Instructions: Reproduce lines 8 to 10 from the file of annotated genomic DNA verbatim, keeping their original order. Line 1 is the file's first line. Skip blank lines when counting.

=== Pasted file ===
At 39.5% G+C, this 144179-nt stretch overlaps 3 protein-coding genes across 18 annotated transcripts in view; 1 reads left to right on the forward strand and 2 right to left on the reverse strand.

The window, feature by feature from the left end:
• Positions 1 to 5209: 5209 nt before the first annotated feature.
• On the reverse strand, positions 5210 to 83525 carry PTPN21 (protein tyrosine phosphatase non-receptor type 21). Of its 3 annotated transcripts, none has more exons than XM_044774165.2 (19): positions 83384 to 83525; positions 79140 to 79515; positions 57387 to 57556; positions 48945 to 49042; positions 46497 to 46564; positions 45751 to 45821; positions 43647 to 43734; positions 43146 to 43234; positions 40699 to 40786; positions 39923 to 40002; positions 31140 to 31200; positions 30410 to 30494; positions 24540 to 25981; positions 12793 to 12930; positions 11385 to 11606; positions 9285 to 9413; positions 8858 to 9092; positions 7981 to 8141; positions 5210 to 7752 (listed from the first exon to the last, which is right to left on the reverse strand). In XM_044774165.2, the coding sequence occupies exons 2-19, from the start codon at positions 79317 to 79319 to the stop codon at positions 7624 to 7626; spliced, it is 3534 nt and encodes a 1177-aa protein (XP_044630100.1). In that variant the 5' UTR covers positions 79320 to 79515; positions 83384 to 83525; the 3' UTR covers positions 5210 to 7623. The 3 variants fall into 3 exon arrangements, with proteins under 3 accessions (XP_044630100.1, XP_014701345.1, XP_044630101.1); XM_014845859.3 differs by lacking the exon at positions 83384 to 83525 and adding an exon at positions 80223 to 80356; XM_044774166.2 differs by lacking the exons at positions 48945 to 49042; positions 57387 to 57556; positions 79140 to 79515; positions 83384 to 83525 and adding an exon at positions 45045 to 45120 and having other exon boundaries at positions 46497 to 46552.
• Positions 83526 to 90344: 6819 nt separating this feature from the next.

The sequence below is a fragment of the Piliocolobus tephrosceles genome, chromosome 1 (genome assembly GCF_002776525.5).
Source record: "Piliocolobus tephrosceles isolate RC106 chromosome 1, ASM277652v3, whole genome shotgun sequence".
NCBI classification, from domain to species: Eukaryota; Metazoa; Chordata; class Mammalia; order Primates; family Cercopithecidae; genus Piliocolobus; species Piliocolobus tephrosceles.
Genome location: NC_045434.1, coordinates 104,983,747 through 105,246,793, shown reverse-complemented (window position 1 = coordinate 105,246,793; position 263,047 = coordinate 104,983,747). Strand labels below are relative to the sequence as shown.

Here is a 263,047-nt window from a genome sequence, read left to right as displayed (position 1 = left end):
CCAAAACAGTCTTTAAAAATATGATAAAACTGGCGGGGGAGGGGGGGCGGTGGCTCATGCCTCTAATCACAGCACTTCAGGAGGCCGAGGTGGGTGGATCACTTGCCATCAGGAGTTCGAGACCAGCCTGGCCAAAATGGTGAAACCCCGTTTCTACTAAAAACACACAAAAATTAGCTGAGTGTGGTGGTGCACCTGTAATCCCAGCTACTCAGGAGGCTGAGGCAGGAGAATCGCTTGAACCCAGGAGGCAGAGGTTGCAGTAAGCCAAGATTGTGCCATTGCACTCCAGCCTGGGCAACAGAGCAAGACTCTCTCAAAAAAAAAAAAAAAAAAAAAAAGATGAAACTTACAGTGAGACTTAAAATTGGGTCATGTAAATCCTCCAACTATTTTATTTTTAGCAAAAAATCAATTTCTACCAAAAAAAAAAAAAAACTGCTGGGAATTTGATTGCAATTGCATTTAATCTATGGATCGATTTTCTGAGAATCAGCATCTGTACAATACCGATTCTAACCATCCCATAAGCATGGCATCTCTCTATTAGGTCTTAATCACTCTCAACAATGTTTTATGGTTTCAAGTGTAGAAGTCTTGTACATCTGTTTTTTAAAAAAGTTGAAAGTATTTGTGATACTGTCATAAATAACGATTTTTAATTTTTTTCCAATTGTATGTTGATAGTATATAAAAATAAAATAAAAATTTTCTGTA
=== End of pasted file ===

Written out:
NCBI classification, from domain to species: Eukaryota; Metazoa; Chordata; class Mammalia; order Primates; family Cercopithecidae; genus Piliocolobus; species Piliocolobus tephrosceles.
Genome location: NC_045434.1, coordinates 104,983,747 through 105,246,793, shown reverse-complemented (window position 1 = coordinate 105,246,793; position 263,047 = coordinate 104,983,747). Strand labels below are relative to the sequence as shown.

Here is a 263,047-nt window from a genome sequence, read left to right as displayed (position 1 = left end):